UPDATE 4-Brazil's Ita+¦ sees expense cuts as way to stem slide
* Adds to views that Brazil's banks headed for rough patch
* Itau's expense, provision cuts may help stem profit drops
* Profit at 3.41 bln reais vs 3.48 bln reais in poll
* Return on equity posts steeper-than-expected slump
SAO PAULO, Oct 23 (Reuters) - Expense and provision cuts will help mitigate a decline in profitability at Itaú Unibanco Holding SA, a senior executive said on Tuesday, as government efforts to drive down borrowing costs are weighing on the Brazilian lender's ability to generate revenue.
There is room to spend more efficiently in payroll and administrative items now that Itaú is undertaking technology investments worth 10.4 billion reais ($5.2 billion) through 2015, Rogerio Calderón, senior vice president for risk management and compliance, said on a conference call to discuss third-quarter earnings.
Itaú's results, released earlier on Tuesday, reinforced the view that Brazilian banks are headed for a period of declining profitability. As record-low interest rates keep revenue under pressure, banks will have to use expense controls and faster loan growth to sustain profitability, analysts said.
``There is scope for improved efficiency, because we know that profitability will now hinge on efficiency rather than revenue,'' Calderón said.
Recurring profit, or net income excluding one-time items, fell 4.8 percent to 3.412 billion reais in the third quarter from the prior three months, according to a securities filing on Tuesday. The result fell short of the 3.480 billion reais estimate by nine analysts in a Reuters poll.
Weak growth in loan disbursements, a focus on less-risky kinds of credit that charge lower interest, and a rapid narrowing of banking spreads drove third-quarter profit down for Itaú. Provisions fell less than expected, helping intensify the decline in earnings.
Since April, President Dilma Rousseff has pressed commercial banks to increase lending and cut borrowing costs, which she says remain ``excessively high.'' Spreads are the difference between the interest rate charged on a bank loan and the lender's cost of funds.
As a result, profitability as measured by a gauge known as return on equity sank to 17.7 percent - a multi-year low, missing the 18.2 percent ROE predicted in the Reuters poll.
Preferred shares of Itaú fell for a fifth day, shedding 3.3 percent to 28.37 reais in early afternoon trading. The stock is down 12 percent this year.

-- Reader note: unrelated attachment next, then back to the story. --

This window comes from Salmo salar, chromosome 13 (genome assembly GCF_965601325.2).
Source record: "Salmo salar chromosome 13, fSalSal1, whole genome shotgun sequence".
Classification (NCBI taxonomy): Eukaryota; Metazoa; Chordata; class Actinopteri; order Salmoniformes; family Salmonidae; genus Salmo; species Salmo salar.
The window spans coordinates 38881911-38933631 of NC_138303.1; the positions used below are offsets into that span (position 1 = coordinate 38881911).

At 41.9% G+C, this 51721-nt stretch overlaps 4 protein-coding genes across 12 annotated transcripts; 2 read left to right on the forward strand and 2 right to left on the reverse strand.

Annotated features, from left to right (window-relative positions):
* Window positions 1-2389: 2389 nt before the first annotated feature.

Bad loan provisions will be reduced as loan delinquencies ease, helping bolster profit, Calderón added. Brazil's largest private sector lender said on Tuesday that third-quarter profit slumped to the lowest level in five quarters, leading to Tuesday's stock drop.
Results at Itaú came a day after smaller private sector lender Banco Bradesco SA narrowly beat profit estimates as smaller provisions for bad loans helped offset lower revenue and flagging lending growth.
``We still see the glass as half-full,'' Deutsche Bank Securities Mario Pierry said of Itaú's results in a client note, adding that ``earnings in 2013 should benefit from an expected economic recovery and stable market rates.''
Itaú's bond and stock traders earned the bank 850 million reais, the least since the second quarter of 2011. A decline in the benchmark Selic overnight rate to a record low in the quarter helped subtract 113 million reais from Itau's so-called financial margin, or profit stemming from lending transactions, the bank said in the filing.
Itaú also booked a 100 million-real nonrecurring loss from the sale of a stake in financial bourse operator BM&FBovespa .
Net interest income, the equivalent to revenue from lending and trading of financial securities, fell 4.8 percent to 12.820 billion reais, the lowest since June 2011. Fee income fell 1 percent from the second quarter, primarily due to lower fees from loan-related transactions.
Net bad loans provisions, or total provisions expenses excluding credit write-offs, fell to 4.781 billion reais from 4.852 billion reais in the second quarter. On an annual basis, provisions surged 31 percent.
The current 21-month credit market downturn that has hampered Itaú and peers through a surge in loan defaults is the longest in Brazil since 2000, Thomson Reuters data showed. The July-September period has so far been the first in seven straight quarters that banks experienced a decline in nonperforming loan ratios.
Loans in arrears for 90 days or more fell to 5.1 percent of Itaú's outstanding loans in the quarter from 5.2 percent in the prior quarter, the filing said. At the same time, Itaú stepped up the refinancing of overdue loans with many of its clients between July and September - renegotiated loans rose to 5.4 percent of total lending from 5.2 percent in the period.
The bank also highlighted an improving trend in short-term defaults, in an indication that asset quality is about to improve in coming quarters. Loans in arrears between 15 days and 90 days fell to 4.2 percent of total loans, the lowest since the first quarter of last year, driven by both individuals and companies.
Itaú's loan book rose 1 percent to 417.6 billion reais from the second quarter, and 9.3 percent on an annual basis. The bank expects to increase lending 10 percent this year.